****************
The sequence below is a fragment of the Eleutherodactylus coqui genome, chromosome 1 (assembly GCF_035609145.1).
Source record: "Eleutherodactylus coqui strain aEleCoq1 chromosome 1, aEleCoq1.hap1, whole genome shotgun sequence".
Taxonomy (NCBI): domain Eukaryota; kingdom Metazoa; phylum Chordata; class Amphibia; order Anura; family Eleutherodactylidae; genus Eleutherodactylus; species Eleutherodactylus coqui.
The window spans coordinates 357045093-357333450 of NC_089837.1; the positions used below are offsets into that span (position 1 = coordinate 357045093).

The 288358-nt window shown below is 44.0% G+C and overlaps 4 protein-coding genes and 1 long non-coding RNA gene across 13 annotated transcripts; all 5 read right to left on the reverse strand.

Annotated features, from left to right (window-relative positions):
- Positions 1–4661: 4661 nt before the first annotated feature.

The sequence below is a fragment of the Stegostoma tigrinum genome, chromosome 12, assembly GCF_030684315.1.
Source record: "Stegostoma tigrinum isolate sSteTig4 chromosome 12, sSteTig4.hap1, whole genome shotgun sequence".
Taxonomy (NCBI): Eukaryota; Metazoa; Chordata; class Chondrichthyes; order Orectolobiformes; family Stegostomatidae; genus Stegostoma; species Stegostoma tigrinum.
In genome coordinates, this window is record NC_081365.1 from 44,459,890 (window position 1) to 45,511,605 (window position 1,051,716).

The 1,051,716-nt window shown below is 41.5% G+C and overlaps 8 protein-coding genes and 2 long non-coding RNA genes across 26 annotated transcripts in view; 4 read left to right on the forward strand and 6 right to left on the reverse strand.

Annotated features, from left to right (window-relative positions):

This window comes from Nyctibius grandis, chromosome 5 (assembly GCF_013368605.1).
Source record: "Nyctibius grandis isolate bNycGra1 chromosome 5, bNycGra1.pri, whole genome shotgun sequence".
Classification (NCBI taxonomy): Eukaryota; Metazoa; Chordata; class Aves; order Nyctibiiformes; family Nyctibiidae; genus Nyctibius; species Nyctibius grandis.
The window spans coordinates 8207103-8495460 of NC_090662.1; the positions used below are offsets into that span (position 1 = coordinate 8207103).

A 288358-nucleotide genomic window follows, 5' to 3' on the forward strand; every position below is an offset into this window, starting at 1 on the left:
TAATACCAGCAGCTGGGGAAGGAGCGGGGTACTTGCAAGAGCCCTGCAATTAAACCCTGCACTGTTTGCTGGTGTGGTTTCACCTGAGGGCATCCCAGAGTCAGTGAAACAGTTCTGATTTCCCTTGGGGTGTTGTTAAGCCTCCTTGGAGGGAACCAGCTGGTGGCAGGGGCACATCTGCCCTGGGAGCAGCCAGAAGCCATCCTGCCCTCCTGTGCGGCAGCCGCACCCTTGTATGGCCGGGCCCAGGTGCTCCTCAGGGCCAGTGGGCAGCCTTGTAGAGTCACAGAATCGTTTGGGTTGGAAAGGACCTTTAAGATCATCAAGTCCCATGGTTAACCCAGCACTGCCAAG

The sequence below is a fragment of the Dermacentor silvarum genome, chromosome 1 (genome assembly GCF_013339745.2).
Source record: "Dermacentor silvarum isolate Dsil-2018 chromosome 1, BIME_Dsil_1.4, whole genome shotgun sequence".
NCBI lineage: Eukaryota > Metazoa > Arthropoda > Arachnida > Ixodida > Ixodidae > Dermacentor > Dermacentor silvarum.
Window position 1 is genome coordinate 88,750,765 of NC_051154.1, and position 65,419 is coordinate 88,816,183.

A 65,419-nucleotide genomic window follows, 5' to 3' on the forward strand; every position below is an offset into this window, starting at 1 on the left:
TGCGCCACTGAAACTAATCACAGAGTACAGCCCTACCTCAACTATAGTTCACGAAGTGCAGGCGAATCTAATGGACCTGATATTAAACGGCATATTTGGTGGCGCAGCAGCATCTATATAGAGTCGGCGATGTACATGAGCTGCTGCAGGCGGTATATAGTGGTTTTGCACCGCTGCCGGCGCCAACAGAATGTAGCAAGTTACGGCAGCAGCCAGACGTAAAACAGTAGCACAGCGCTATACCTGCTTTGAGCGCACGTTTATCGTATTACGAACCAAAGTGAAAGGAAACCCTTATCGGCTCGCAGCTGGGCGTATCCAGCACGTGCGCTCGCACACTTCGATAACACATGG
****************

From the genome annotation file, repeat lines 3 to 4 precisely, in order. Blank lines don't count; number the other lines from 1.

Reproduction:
Taxonomy (NCBI): domain Eukaryota; kingdom Metazoa; phylum Chordata; class Amphibia; order Anura; family Eleutherodactylidae; genus Eleutherodactylus; species Eleutherodactylus coqui.
The window spans coordinates 357045093-357333450 of NC_089837.1; the positions used below are offsets into that span (position 1 = coordinate 357045093).